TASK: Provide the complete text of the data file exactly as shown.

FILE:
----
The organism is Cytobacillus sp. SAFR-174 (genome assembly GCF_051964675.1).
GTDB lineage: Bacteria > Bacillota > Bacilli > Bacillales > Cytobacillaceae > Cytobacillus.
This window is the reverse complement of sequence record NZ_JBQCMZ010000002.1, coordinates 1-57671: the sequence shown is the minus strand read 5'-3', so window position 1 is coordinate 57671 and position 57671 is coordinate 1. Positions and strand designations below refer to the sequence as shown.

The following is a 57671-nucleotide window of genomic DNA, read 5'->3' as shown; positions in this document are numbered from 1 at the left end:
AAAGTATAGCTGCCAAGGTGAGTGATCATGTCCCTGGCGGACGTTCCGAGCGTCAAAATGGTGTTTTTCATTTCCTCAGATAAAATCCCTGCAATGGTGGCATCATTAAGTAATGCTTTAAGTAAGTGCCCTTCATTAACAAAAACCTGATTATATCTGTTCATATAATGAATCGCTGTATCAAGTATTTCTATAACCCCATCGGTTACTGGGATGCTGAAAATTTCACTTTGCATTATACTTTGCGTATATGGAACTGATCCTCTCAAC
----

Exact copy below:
The organism is Cytobacillus sp. SAFR-174 (genome assembly GCF_051964675.1).
GTDB lineage: Bacteria > Bacillota > Bacilli > Bacillales > Cytobacillaceae > Cytobacillus.
This window is the reverse complement of sequence record NZ_JBQCMZ010000002.1, coordinates 1-57671: the sequence shown is the minus strand read 5'-3', so window position 1 is coordinate 57671 and position 57671 is coordinate 1. Positions and strand designations below refer to the sequence as shown.

The following is a 57671-nucleotide window of genomic DNA, read 5'->3' as shown; positions in this document are numbered from 1 at the left end:
AAAGTATAGCTGCCAAGGTGAGTGATCATGTCCCTGGCGGACGTTCCGAGCGTCAAAATGGTGTTTTTCATTTCCTCAGATAAAATCCCTGCAATGGTGGCATCATTAAGTAATGCTTTAAGTAAGTGCCCTTCATTAACAAAAACCTGATTATATCTGTTCATATAATGAATCGCTGTATCAAGTATTTCTATAACCCCATCGGTTACTGGGATGCTGAAAATTTCACTTTGCATTATACTTTGCGTATATGGAACTGATCCTCTCAAC